Do wisdom teeth make a person wise? Or, do only wise people get wisdom teeth?
Wisdom teeth, the third set of molars that appear in most people’s mouths between the ages of 17 and 25, are so called because it is assumed that people of this age will have obtained more wisdom than they would have had as children when their other permanent teeth came in.
Though it seems like having another set of molars come in would be a simple process, it’s often the opposite. That is why so many people undergo wisdom teeth removal surgery.
Why do wisdom teeth have to be removed? How does one care for his or her mouth after a dental extraction? We at Dakota Dental are happy to provide some answers.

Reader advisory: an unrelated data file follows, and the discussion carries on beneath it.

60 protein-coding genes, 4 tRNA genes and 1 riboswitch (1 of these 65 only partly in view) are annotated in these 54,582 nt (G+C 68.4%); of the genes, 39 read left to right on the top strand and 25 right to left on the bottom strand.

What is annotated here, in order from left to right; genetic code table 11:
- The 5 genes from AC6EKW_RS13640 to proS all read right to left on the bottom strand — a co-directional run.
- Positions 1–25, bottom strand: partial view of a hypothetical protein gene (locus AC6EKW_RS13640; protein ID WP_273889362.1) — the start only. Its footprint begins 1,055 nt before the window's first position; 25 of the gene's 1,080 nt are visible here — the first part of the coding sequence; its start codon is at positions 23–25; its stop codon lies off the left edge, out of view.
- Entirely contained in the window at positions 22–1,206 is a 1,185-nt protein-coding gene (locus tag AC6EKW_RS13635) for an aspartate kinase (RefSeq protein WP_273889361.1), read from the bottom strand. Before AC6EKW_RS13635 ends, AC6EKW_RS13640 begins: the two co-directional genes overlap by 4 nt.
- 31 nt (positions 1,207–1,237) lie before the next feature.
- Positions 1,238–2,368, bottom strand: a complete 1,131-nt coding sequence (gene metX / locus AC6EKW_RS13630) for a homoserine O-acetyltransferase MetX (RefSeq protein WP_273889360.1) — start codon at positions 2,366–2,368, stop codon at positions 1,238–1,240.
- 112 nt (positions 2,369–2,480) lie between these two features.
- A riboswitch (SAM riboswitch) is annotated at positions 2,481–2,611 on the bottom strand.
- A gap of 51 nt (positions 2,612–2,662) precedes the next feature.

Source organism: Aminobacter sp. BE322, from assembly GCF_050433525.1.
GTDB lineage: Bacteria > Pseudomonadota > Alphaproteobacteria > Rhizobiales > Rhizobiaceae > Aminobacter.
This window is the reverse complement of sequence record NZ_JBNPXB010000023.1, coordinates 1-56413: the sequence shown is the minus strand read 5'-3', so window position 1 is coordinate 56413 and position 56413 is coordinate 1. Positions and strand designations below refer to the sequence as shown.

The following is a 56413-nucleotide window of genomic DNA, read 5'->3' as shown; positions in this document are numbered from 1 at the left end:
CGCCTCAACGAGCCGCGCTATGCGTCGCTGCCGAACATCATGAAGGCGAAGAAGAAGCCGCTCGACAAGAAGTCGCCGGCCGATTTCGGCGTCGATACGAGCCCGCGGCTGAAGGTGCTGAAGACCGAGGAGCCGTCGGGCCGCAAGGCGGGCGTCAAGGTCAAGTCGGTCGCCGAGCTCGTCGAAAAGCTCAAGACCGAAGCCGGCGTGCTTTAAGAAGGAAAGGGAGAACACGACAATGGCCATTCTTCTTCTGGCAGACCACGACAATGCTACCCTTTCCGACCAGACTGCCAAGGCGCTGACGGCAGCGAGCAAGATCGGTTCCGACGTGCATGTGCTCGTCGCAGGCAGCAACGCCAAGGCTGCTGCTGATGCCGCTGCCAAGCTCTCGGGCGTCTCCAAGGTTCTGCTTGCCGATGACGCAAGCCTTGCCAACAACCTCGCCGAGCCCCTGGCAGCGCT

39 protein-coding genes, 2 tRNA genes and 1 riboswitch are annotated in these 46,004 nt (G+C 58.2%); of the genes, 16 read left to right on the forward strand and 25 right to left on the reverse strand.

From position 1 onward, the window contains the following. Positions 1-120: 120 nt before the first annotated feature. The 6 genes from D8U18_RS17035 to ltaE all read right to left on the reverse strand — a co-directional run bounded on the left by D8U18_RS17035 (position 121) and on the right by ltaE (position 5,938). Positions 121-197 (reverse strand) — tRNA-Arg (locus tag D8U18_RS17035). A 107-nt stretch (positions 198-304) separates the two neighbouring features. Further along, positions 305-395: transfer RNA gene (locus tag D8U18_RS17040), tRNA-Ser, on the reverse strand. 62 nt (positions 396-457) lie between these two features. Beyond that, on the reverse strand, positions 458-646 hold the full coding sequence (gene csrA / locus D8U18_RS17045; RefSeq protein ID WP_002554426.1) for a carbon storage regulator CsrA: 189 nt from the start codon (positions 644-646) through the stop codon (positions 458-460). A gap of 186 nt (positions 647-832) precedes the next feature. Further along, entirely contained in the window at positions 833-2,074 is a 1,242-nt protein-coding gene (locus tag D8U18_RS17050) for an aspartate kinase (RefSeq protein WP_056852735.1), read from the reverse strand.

For many people, wisdom teeth become trapped in the jaw or gums because the mouth isn’t big enough to accommodate them. Or, wisdom teeth come in at the wrong angle and press against other teeth. This is known as impacted wisdom teeth and can cause serious pain and even lead to infection.
By removing the wisdom teeth early, before the roots are fully able to grow and become established, it is possible to prevent many of the potential long-term problems. However, as with any dental extraction, there are costs and risks involved.
If you choose to have the surgery, taking care of your teeth and mouth is important during recovery. There will likely be some slight bleeding from the surgical site, and pain medication will likely be prescribed. Your job will be to eat soft, bland foods and to keep the area clean. The caring professionals at Dakota Dental will show you what you need to do for post-surgery and ongoing preventive dental care.
The best way to know if wisdom teeth removal is right for you is to make an appointment with one of the Dakota Dental family dentists. Our oral surgery team can assess your situation and discuss options to put you on the right path to oral health.